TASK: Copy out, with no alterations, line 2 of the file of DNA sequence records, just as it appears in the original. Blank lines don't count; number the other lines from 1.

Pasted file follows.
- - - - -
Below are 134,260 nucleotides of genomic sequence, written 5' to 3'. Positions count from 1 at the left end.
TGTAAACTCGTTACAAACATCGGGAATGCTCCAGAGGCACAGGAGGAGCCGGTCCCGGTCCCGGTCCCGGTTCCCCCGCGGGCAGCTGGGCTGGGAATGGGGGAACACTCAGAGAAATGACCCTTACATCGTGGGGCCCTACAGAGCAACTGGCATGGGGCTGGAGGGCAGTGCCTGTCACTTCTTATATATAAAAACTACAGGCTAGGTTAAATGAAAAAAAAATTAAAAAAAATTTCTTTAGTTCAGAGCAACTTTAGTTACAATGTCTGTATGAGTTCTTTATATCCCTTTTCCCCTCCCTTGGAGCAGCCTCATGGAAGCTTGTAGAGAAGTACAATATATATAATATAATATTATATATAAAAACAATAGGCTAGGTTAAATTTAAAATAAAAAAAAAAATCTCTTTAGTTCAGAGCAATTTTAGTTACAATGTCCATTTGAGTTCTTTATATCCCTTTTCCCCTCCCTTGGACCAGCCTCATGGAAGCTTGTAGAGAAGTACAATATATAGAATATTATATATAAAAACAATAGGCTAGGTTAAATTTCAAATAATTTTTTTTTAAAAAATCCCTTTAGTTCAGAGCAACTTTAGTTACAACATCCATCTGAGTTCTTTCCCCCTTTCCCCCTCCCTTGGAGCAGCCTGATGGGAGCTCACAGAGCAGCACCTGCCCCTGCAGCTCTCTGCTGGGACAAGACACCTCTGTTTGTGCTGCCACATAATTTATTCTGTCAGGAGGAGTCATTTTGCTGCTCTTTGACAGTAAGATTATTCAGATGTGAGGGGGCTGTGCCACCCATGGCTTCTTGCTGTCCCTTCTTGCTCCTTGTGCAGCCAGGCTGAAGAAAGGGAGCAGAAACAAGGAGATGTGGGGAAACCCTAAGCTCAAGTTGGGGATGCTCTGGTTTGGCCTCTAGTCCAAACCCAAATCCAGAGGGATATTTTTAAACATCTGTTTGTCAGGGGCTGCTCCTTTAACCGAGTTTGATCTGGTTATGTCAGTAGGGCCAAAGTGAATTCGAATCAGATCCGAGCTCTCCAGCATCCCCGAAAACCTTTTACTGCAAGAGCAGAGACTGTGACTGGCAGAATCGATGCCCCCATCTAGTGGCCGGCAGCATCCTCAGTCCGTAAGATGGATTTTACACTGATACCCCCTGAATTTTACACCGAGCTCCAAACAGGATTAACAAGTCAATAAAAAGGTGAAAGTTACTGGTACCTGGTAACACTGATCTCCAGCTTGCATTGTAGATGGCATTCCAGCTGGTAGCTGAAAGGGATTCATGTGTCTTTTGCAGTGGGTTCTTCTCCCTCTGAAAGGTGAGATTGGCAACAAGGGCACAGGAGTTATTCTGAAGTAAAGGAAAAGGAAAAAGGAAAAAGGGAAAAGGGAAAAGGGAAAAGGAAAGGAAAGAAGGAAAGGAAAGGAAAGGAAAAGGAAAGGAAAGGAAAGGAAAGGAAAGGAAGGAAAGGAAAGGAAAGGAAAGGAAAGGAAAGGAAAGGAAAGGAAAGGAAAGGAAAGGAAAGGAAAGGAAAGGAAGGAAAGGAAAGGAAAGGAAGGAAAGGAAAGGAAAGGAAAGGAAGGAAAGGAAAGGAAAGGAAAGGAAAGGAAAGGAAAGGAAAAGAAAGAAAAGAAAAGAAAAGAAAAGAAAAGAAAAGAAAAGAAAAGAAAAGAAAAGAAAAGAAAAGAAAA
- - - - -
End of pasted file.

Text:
TGTAAACTCGTTACAAACATCGGGAATGCTCCAGAGGCACAGGAGGAGCCGGTCCCGGTCCCGGTCCCGGTTCCCCCGCGGGCAGCTGGGCTGGGAATGGGGGAACACTCAGAGAAATGACCCTTACATCGTGGGGCCCTACAGAGCAACTGGCATGGGGCTGGAGGGCAGTGCCTGTCACTTCTTATATATAAAAACTACAGGCTAGGTTAAATGAAAAAAAAATTAAAAAAAATTTCTTTAGTTCAGAGCAACTTTAGTTACAATGTCTGTATGAGTTCTTTATATCCCTTTTCCCCTCCCTTGGAGCAGCCTCATGGAAGCTTGTAGAGAAGTACAATATATATAATATAATATTATATATAAAAACAATAGGCTAGGTTAAATTTAAAATAAAAAAAAAAATCTCTTTAGTTCAGAGCAATTTTAGTTACAATGTCCATTTGAGTTCTTTATATCCCTTTTCCCCTCCCTTGGACCAGCCTCATGGAAGCTTGTAGAGAAGTACAATATATAGAATATTATATATAAAAACAATAGGCTAGGTTAAATTTCAAATAATTTTTTTTTAAAAAATCCCTTTAGTTCAGAGCAACTTTAGTTACAACATCCATCTGAGTTCTTTCCCCCTTTCCCCCTCCCTTGGAGCAGCCTGATGGGAGCTCACAGAGCAGCACCTGCCCCTGCAGCTCTCTGCTGGGACAAGACACCTCTGTTTGTGCTGCCACATAATTTATTCTGTCAGGAGGAGTCATTTTGCTGCTCTTTGACAGTAAGATTATTCAGATGTGAGGGGGCTGTGCCACCCATGGCTTCTTGCTGTCCCTTCTTGCTCCTTGTGCAGCCAGGCTGAAGAAAGGGAGCAGAAACAAGGAGATGTGGGGAAACCCTAAGCTCAAGTTGGGGATGCTCTGGTTTGGCCTCTAGTCCAAACCCAAATCCAGAGGGATATTTTTAAACATCTGTTTGTCAGGGGCTGCTCCTTTAACCGAGTTTGATCTGGTTATGTCAGTAGGGCCAAAGTGAATTCGAATCAGATCCGAGCTCTCCAGCATCCCCGAAAACCTTTTACTGCAAGAGCAGAGACTGTGACTGGCAGAATCGATGCCCCCATCTAGTGGCCGGCAGCATCCTCAGTCCGTAAGATGGATTTTACACTGATACCCCCTGAATTTTACACCGAGCTCCAAACAGGATTAACAAGTCAATAAAAAGGTGAAAGTTACTGGTACCTGGTAACACTGATCTCCAGCTTGCATTGTAGATGGCATTCCAGCTGGTAGCTGAAAGGGATTCATGTGTCTTTTGCAGTGGGTTCTTCTCCCTCTGAAAGGTGAGATTGGCAACAAGGGCACAGGAGTTATTCTGAAGTAAAGGAAAAGGAAAAAGGAAAAAGGGAAAAGGGAAAAGGGAAAAGGAAAGGAAAGAAGGAAAGGAAAGGAAAGGAAAAGGAAAGGAAAGGAAAGGAAAGGAAAGGAAGGAAAGGAAAGGAAAGGAAAGGAAAGGAAAGGAAAGGAAAGGAAAGGAAAGGAAAGGAAAGGAAAGGAAAGGAAGGAAAGGAAAGGAAAGGAAGGAAAGGAAAGGAAAGGAAAGGAAGGAAAGGAAAGGAAAGGAAAGGAAAGGAAAGGAAAGGAAAAGAAAGAAAAGAAAAGAAAAGAAAAGAAAAGAAAAGAAAAGAAAAGAAAAGAAAAGAAAAGAAAAGAAAA